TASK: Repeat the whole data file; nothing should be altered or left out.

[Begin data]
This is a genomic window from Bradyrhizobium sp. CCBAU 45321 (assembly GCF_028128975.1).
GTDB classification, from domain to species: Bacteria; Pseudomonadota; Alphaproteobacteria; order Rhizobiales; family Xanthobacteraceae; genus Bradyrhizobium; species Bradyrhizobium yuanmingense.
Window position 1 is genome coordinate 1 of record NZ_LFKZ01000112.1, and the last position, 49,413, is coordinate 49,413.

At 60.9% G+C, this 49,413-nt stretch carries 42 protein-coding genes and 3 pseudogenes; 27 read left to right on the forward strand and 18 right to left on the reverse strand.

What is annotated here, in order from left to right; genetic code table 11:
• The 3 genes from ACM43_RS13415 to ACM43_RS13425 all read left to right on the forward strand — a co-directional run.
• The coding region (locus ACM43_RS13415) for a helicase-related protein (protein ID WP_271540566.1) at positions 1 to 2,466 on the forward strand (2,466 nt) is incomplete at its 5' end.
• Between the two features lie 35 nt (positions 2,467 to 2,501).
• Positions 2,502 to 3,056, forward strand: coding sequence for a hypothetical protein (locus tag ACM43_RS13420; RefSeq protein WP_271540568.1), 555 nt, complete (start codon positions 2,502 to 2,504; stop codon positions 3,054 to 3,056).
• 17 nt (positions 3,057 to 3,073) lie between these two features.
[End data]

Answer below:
This is a genomic window from Bradyrhizobium sp. CCBAU 45321 (assembly GCF_028128975.1).
GTDB classification, from domain to species: Bacteria; Pseudomonadota; Alphaproteobacteria; order Rhizobiales; family Xanthobacteraceae; genus Bradyrhizobium; species Bradyrhizobium yuanmingense.
Window position 1 is genome coordinate 1 of record NZ_LFKZ01000112.1, and the last position, 49,413, is coordinate 49,413.

At 60.9% G+C, this 49,413-nt stretch carries 42 protein-coding genes and 3 pseudogenes; 27 read left to right on the forward strand and 18 right to left on the reverse strand.

What is annotated here, in order from left to right; genetic code table 11:
• The 3 genes from ACM43_RS13415 to ACM43_RS13425 all read left to right on the forward strand — a co-directional run.
• The coding region (locus ACM43_RS13415) for a helicase-related protein (protein ID WP_271540566.1) at positions 1 to 2,466 on the forward strand (2,466 nt) is incomplete at its 5' end.
• Between the two features lie 35 nt (positions 2,467 to 2,501).
• Positions 2,502 to 3,056, forward strand: coding sequence for a hypothetical protein (locus tag ACM43_RS13420; RefSeq protein WP_271540568.1), 555 nt, complete (start codon positions 2,502 to 2,504; stop codon positions 3,054 to 3,056).
• 17 nt (positions 3,057 to 3,073) lie between these two features.